Both parties attended a telephonic prehearing conference on February 18, and the issue of hearing logistics was discussed. The parties agreed that, due to the institution's policies and procedures, it would be extremely difficult to hold the hearing at FCI Beaumont Low. McDuff did not consent to the Division's suggestion to instead hold the hearing via video teleconferencing. The Division raised the option of obtaining a writ of habeas corpus for McDuff and transferring him to a federal detention center with facilities capable of holding a live hearing. McDuff suggested the possibility of obtaining a furlough from prison in order to attend the hearing. Both parties indicated that they required more time to determine the feasibility of their suggestions.   

Accordingly, the parties are ORDERED to file status reports on their efforts by March 25, 2016.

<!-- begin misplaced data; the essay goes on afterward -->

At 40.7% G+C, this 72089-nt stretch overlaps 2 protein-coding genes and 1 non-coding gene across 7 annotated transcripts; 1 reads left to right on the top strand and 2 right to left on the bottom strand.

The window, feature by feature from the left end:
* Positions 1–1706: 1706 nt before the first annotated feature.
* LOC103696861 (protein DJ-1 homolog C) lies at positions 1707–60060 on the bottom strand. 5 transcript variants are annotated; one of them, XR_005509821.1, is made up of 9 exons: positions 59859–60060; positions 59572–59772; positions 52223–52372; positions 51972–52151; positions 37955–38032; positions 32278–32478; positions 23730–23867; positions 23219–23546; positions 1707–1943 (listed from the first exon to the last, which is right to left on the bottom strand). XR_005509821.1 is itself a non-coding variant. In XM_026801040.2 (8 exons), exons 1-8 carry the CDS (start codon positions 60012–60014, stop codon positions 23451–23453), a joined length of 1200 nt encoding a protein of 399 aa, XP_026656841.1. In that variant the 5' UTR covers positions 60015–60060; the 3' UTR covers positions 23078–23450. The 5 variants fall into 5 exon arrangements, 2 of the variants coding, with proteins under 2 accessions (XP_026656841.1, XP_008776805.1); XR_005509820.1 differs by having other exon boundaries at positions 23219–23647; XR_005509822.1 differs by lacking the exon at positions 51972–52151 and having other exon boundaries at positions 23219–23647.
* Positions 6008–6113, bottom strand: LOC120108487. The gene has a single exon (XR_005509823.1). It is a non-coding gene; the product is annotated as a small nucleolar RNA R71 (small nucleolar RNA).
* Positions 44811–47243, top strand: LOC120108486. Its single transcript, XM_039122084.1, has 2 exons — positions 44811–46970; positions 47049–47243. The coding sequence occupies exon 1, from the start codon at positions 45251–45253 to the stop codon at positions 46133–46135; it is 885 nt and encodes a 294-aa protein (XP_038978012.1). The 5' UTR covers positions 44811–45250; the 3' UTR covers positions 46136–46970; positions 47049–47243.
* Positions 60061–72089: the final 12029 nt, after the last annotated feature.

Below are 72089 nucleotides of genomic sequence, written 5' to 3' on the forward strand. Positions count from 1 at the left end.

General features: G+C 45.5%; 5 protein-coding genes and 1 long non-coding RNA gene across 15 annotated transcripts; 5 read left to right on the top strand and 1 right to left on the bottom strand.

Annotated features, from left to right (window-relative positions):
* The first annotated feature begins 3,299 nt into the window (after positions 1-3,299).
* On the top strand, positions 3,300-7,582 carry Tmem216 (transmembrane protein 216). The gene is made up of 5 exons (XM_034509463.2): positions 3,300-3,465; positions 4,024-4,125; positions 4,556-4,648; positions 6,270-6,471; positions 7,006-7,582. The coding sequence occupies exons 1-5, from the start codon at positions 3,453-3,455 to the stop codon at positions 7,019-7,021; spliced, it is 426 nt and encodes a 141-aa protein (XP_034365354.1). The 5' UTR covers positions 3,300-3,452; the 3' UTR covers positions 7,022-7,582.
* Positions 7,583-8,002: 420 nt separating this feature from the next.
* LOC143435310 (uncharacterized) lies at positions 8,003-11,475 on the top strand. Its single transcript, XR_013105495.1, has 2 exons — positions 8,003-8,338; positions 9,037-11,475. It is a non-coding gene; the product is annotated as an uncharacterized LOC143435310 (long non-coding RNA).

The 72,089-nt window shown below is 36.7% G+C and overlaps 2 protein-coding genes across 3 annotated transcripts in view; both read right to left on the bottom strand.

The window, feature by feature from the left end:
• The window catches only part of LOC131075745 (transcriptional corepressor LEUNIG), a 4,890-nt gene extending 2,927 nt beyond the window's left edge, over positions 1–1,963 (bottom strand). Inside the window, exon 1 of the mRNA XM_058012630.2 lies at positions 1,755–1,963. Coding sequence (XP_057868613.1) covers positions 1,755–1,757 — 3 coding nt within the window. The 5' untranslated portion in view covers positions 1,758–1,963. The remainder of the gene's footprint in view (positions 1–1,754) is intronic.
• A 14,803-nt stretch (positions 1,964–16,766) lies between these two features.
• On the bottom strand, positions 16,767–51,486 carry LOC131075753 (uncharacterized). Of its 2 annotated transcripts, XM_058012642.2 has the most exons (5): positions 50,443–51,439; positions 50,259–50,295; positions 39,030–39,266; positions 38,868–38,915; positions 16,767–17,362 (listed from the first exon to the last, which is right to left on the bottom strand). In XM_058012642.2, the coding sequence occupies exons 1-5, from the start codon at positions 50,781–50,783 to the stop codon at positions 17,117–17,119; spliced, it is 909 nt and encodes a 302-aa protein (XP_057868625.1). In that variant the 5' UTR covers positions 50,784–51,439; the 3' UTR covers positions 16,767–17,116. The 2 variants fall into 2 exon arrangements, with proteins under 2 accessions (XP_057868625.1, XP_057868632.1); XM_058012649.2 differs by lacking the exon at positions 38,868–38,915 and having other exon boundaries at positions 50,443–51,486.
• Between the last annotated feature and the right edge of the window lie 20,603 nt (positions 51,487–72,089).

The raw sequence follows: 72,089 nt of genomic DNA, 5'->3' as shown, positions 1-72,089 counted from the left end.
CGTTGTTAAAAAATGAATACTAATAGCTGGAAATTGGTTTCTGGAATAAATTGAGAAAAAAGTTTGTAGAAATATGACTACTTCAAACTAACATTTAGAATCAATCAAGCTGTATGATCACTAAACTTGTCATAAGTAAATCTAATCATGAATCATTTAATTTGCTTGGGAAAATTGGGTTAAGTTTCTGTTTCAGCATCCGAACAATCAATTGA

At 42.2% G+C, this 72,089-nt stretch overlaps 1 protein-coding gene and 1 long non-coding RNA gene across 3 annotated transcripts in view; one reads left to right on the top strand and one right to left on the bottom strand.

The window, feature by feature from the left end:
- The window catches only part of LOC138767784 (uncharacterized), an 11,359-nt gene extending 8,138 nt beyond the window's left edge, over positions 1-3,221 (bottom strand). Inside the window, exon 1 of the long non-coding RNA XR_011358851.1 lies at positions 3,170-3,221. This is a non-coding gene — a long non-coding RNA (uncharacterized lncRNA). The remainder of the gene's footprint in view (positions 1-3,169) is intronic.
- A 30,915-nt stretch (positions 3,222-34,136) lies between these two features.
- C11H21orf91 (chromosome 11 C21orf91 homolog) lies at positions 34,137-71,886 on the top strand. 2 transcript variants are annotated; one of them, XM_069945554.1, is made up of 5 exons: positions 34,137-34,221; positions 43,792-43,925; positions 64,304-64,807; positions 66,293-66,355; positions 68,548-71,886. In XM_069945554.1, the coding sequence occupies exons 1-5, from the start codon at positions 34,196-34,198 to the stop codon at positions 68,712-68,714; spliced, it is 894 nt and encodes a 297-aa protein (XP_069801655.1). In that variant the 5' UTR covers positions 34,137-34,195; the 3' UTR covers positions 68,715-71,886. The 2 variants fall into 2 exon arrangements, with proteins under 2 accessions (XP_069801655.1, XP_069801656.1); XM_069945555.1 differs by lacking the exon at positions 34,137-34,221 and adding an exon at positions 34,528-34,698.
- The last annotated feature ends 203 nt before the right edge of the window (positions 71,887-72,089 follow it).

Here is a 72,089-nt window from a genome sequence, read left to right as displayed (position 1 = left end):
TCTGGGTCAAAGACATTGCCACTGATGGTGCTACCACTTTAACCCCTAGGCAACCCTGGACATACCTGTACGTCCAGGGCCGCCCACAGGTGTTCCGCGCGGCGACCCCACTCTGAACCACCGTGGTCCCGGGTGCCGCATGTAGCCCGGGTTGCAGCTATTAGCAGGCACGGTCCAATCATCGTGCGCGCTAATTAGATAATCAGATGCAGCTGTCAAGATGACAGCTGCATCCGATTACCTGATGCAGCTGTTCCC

Cameron Elliot Administrative Law Judge

Teleconferences Among Inmates and the Outside World

Of course it's extremely difficult to hold hearings or teleconferences at a federal prison. 

For one thing, it could be Pizza Night and the inmates tend to get a bit rowdy and loud, particularly if there is pepperoni topping. 

Then there is the other diversion of Yoga Day. The institution has promulgated total silence to enhance the meditation experience. All of which would make video teleconferencing an intrusive inconvenience. 

Am I making up Pizza Night and Yoga Day? The odd thing is that they have enough ring of truth to them that you're really not sure, are you?   In fact, you're actually going to Google those things, aren't you?

Not to unduly bother McDuff, the SEC offered to try and transfer him to a more  accommodating  prison  where the videoconferencing would be more amenable. Unfortunately, Camp Fed is fully booked for the summer season, unless McDuff is willing to fly in on a Tuesday but vacate his reserved suite by 11 a.m. the following Wednesday. Frankly, I don't see that happening.